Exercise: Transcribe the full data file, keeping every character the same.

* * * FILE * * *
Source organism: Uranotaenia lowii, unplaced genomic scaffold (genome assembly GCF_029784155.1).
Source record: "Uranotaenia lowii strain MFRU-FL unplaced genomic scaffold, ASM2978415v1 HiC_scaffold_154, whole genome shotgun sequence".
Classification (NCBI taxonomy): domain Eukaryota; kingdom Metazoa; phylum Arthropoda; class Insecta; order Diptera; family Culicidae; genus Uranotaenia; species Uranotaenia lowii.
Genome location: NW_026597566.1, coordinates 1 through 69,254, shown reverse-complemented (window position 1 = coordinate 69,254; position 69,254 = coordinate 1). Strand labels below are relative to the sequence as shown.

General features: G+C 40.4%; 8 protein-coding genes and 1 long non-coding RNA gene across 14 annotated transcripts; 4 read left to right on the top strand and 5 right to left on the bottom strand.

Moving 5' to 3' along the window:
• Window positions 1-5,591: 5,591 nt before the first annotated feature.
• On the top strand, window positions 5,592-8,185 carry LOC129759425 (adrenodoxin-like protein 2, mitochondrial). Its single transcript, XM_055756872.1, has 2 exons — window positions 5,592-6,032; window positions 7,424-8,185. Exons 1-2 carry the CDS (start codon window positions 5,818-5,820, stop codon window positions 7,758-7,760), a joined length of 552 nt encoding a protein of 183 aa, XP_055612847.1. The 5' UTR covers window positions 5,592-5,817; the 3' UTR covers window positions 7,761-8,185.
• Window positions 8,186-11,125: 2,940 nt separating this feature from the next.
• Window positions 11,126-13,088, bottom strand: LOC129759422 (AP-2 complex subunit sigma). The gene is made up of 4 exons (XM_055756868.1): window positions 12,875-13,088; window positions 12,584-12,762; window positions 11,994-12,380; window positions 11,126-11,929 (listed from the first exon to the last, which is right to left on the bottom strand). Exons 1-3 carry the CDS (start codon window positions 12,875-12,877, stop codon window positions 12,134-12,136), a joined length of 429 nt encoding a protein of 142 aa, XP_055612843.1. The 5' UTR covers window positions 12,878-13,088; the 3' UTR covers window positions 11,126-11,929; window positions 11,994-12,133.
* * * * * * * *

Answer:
Source organism: Uranotaenia lowii, unplaced genomic scaffold (genome assembly GCF_029784155.1).
Source record: "Uranotaenia lowii strain MFRU-FL unplaced genomic scaffold, ASM2978415v1 HiC_scaffold_154, whole genome shotgun sequence".
Classification (NCBI taxonomy): domain Eukaryota; kingdom Metazoa; phylum Arthropoda; class Insecta; order Diptera; family Culicidae; genus Uranotaenia; species Uranotaenia lowii.
Genome location: NW_026597566.1, coordinates 1 through 69,254, shown reverse-complemented (window position 1 = coordinate 69,254; position 69,254 = coordinate 1). Strand labels below are relative to the sequence as shown.

General features: G+C 40.4%; 8 protein-coding genes and 1 long non-coding RNA gene across 14 annotated transcripts; 4 read left to right on the top strand and 5 right to left on the bottom strand.

Moving 5' to 3' along the window:
• Window positions 1-5,591: 5,591 nt before the first annotated feature.
• On the top strand, window positions 5,592-8,185 carry LOC129759425 (adrenodoxin-like protein 2, mitochondrial). Its single transcript, XM_055756872.1, has 2 exons — window positions 5,592-6,032; window positions 7,424-8,185. Exons 1-2 carry the CDS (start codon window positions 5,818-5,820, stop codon window positions 7,758-7,760), a joined length of 552 nt encoding a protein of 183 aa, XP_055612847.1. The 5' UTR covers window positions 5,592-5,817; the 3' UTR covers window positions 7,761-8,185.
• Window positions 8,186-11,125: 2,940 nt separating this feature from the next.
• Window positions 11,126-13,088, bottom strand: LOC129759422 (AP-2 complex subunit sigma). The gene is made up of 4 exons (XM_055756868.1): window positions 12,875-13,088; window positions 12,584-12,762; window positions 11,994-12,380; window positions 11,126-11,929 (listed from the first exon to the last, which is right to left on the bottom strand). Exons 1-3 carry the CDS (start codon window positions 12,875-12,877, stop codon window positions 12,134-12,136), a joined length of 429 nt encoding a protein of 142 aa, XP_055612843.1. The 5' UTR covers window positions 12,878-13,088; the 3' UTR covers window positions 11,126-11,929; window positions 11,994-12,133.